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COMMENT: Jane Mayer’s Dark Money  has received considerable discussion and media play over the last couple of years. What has been overlooked is a detail about the upbringing of the young Koch boys.
Aficionados of psycho-history will find the German Nazi nanny hired by Fred Koch to mind and raise his young sons substantial, as well as interesting.
With Fred Koch having networked with the Nazi spy William Rhodes Davis, we wonder if the nanny might have worked for Nazi intelligence as well.
. . . . he [Fred Koch] was enamored enough of the German way of life and thinking that he employed a German governess for his first two sons, Freddie and Charles. At the time, Freddie was a small boy, and Charles was still in diapers. The nanny’s iron rule terrified the little boys, according to a family acquaintance. In addition to being overbearing, she was a fervent Nazi sympathizer, who frequently touted Hitler’s virtues. Dressed in a starched white uniform and pointed nurse’s hat, she arrived with a stash of gruesome German children’s books, including the Victorian classic Der Struwwelpeter, that featured sadistic consequences for misbehavior, ranging from cutting off of one child’s thumbs to burning another to death. [That’ll learn ’em!—D.E.] The acquaintance recalled that the nurse had a commensurately harsh and dictatorial approach to child rearing. She enforced a rigid toilet-training regimen requiring the boys to produce morning bowel movements precisely on schedule or be force-fed castor oil and subjected to enemas. [“Shitzkrieg?”—D.E.]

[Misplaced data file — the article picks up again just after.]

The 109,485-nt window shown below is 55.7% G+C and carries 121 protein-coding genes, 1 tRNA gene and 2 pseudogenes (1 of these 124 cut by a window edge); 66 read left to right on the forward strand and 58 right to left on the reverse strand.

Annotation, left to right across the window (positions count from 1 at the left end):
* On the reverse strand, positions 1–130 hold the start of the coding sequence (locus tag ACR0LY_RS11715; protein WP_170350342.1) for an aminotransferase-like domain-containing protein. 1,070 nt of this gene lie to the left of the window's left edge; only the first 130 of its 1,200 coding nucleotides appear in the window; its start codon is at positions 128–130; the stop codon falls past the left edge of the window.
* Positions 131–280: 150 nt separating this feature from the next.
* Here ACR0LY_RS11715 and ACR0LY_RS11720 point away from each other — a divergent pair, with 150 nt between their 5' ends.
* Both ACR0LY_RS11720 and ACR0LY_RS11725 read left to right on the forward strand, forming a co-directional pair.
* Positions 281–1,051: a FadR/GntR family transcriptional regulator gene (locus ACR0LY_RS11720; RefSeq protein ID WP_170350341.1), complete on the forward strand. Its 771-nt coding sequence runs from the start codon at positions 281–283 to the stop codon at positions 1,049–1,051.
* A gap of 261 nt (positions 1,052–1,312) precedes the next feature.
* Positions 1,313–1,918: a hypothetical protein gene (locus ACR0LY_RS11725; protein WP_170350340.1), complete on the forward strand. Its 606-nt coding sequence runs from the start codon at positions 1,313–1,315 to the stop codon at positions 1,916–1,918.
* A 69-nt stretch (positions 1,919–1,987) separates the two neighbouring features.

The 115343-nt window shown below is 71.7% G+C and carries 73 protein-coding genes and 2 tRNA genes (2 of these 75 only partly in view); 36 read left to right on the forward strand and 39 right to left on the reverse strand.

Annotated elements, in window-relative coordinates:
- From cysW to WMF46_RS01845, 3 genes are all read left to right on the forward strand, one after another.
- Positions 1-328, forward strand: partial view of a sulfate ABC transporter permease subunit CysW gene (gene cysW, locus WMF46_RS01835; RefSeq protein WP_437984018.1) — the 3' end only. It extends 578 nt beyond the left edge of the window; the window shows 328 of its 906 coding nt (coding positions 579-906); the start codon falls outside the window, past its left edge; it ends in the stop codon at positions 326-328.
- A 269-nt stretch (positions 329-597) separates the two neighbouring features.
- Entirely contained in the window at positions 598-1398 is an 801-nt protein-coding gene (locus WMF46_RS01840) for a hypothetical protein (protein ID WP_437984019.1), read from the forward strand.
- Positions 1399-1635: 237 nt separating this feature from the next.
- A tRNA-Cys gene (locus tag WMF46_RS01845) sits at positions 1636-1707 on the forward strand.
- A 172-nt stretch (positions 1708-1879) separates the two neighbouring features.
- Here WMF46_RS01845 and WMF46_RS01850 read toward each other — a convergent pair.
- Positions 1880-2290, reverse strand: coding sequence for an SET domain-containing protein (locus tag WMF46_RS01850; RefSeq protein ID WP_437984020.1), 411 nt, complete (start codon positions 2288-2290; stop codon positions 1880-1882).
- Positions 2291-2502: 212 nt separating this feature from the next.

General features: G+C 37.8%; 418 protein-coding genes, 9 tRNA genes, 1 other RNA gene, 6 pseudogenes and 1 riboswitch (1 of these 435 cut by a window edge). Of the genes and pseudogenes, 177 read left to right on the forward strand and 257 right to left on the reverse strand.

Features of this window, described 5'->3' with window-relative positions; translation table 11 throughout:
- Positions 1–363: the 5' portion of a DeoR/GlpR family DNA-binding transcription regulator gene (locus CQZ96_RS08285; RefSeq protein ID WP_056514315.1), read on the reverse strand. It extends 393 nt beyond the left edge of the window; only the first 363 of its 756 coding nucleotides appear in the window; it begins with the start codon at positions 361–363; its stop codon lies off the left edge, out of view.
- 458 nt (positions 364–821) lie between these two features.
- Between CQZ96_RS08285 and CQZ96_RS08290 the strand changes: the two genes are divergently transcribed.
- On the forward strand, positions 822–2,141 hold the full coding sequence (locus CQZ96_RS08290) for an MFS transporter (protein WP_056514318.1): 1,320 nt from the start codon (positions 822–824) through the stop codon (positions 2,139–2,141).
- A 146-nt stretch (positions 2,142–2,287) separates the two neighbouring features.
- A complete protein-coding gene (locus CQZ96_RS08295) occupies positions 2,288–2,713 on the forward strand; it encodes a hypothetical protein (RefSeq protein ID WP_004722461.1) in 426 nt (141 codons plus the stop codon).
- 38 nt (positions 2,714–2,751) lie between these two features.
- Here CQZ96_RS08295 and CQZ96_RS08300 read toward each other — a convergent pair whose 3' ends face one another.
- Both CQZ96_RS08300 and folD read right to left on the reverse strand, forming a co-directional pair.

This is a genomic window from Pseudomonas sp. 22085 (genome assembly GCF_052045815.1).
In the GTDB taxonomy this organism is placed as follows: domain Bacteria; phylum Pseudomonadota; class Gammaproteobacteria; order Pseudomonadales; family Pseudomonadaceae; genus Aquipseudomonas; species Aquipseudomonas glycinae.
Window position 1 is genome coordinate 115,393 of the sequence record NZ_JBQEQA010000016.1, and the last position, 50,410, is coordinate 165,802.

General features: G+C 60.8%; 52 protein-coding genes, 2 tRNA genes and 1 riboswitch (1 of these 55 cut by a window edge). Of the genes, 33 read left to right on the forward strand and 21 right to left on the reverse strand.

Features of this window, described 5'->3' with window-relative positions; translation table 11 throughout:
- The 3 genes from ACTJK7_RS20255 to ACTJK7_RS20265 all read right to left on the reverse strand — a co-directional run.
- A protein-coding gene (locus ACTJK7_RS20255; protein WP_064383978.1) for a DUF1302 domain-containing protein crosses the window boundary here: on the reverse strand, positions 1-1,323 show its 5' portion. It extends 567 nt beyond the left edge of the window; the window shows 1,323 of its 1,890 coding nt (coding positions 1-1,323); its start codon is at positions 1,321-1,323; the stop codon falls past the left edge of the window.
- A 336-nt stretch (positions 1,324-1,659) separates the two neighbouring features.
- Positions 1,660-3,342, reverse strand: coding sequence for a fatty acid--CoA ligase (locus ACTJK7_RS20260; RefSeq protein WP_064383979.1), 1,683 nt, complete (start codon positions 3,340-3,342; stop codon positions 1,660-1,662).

The despised governess ruled the nursery largely unchallenged for several years. In 1938, the two boys were left for months while their parents toured Japan, Burma, India, and the Philippines. Even when she was home, Mary Koch characteristically deferred to her husband, declining to intervene. “My father was fairly tough with my mother,” Bill Koch later told Vanity Fair. “My mother was afraid of my father.” Meanwhile, Fred Koch was often gone for months at a time, in Germany and elsewhere.
It wasn’t until 1940, the year before the twins were born, when Freddie was seven and Charles was five, that back in Wichita the German governess finally left the Koch family, apparently at her own initiative. Her reason for giving notice was that she was so overcome with joy when Hitler invaded France she felt she had to go back to the fatherland in order to join the Fuhrer in celebration. What if any effect this early experience with authority had on Charles is impossible to know, but it’s interesting that his lifetime preoccupation would become crusading against authoritarianism while running a business over which he exerted absolute control. . . .